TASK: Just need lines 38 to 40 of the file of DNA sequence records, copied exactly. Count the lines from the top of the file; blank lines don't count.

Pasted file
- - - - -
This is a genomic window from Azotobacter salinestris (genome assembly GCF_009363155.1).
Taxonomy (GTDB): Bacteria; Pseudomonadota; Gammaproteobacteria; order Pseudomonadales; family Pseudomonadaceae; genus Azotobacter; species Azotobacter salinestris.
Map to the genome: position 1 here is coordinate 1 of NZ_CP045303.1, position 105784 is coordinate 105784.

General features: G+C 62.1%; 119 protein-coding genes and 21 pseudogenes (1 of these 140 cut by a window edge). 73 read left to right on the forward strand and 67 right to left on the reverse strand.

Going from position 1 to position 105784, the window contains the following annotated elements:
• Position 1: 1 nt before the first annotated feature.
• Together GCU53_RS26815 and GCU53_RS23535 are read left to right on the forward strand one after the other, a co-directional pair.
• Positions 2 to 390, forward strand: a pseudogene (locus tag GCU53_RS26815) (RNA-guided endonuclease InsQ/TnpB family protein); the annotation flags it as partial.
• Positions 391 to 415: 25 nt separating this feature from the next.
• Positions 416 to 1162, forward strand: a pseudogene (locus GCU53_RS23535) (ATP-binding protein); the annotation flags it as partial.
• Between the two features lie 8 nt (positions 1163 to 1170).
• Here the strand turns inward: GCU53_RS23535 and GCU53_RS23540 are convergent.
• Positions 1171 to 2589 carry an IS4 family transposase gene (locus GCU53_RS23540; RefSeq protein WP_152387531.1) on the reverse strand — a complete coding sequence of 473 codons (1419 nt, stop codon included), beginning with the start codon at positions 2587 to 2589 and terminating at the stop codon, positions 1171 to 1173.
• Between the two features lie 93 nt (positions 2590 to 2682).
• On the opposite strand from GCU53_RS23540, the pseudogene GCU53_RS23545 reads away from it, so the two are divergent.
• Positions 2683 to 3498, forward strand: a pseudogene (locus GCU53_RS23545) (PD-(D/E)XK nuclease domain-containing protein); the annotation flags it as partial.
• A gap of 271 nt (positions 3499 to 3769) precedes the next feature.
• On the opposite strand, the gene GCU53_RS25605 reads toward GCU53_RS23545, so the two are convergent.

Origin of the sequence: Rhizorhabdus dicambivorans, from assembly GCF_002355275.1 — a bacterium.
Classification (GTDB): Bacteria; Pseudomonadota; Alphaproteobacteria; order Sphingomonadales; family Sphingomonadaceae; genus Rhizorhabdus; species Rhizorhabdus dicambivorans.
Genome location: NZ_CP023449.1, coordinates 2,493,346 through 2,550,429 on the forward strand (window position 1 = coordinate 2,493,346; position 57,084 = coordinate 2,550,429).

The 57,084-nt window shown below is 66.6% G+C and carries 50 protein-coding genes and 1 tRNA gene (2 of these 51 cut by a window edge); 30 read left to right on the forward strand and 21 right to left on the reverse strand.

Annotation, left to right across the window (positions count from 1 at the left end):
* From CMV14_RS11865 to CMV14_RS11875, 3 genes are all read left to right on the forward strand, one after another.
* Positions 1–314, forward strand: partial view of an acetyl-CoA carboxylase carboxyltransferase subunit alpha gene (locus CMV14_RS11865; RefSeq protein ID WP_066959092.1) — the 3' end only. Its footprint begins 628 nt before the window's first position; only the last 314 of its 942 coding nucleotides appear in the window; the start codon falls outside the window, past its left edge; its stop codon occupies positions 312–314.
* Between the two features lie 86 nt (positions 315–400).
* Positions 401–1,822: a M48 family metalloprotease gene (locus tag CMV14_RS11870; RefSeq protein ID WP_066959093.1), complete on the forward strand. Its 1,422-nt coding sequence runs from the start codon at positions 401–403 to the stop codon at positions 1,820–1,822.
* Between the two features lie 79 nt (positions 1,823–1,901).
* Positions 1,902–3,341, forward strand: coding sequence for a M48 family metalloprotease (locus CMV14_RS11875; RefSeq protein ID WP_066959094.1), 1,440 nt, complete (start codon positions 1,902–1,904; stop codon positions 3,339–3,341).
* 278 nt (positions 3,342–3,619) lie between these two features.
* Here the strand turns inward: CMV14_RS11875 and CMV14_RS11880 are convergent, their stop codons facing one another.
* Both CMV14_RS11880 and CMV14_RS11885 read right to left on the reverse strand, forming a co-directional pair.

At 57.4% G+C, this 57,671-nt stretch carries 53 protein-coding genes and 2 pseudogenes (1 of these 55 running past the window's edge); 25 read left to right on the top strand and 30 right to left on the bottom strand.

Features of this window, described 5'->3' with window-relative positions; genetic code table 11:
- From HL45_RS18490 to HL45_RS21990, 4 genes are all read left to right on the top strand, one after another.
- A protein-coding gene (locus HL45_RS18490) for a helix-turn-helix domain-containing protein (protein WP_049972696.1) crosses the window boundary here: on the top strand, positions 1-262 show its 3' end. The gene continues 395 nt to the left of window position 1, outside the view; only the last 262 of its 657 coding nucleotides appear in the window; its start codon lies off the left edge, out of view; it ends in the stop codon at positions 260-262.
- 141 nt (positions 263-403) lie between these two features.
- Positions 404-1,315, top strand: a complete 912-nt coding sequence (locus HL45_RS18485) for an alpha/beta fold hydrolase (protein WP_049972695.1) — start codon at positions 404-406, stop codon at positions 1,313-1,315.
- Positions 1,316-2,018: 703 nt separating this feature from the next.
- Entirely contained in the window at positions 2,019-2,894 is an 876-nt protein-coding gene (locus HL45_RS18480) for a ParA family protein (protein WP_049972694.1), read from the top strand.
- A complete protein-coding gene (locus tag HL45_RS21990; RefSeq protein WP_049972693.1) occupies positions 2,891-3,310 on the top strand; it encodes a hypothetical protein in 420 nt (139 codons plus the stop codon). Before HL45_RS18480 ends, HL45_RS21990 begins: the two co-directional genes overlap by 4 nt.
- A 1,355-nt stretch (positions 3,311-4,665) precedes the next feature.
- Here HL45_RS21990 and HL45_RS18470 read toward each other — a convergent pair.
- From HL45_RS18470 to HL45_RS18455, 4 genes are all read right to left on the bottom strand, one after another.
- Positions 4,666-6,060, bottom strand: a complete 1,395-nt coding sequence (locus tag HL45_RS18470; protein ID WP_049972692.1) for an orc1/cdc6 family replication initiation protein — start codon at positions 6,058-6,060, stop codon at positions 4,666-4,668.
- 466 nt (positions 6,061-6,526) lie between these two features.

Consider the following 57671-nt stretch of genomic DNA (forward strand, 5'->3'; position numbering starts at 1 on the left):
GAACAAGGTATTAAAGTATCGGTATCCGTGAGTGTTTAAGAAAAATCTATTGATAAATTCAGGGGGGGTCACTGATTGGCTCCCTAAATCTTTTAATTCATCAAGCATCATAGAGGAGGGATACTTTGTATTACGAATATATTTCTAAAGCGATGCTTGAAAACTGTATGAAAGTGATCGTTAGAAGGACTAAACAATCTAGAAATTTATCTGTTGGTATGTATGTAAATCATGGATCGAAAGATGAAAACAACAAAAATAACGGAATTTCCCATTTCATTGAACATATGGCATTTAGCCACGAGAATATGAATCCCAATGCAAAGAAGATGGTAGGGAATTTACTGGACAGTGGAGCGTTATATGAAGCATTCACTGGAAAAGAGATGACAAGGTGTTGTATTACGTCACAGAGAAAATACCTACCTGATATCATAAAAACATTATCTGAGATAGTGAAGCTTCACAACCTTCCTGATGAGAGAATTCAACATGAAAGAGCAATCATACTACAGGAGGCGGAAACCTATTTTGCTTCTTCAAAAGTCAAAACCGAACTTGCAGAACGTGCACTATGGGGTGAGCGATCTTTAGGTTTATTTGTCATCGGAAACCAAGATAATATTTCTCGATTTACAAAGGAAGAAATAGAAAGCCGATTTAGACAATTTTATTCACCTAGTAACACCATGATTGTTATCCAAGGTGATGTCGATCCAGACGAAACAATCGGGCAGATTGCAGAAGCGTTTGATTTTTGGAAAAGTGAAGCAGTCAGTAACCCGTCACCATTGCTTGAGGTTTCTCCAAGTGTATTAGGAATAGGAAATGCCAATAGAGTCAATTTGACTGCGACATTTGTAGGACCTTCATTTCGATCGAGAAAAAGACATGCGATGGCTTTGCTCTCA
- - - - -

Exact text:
- Positions 404-1,315, top strand: a complete 912-nt coding sequence (locus HL45_RS18485) for an alpha/beta fold hydrolase (protein WP_049972695.1) — start codon at positions 404-406, stop codon at positions 1,313-1,315.
- Positions 1,316-2,018: 703 nt separating this feature from the next.
- Entirely contained in the window at positions 2,019-2,894 is an 876-nt protein-coding gene (locus HL45_RS18480) for a ParA family protein (protein WP_049972694.1), read from the top strand.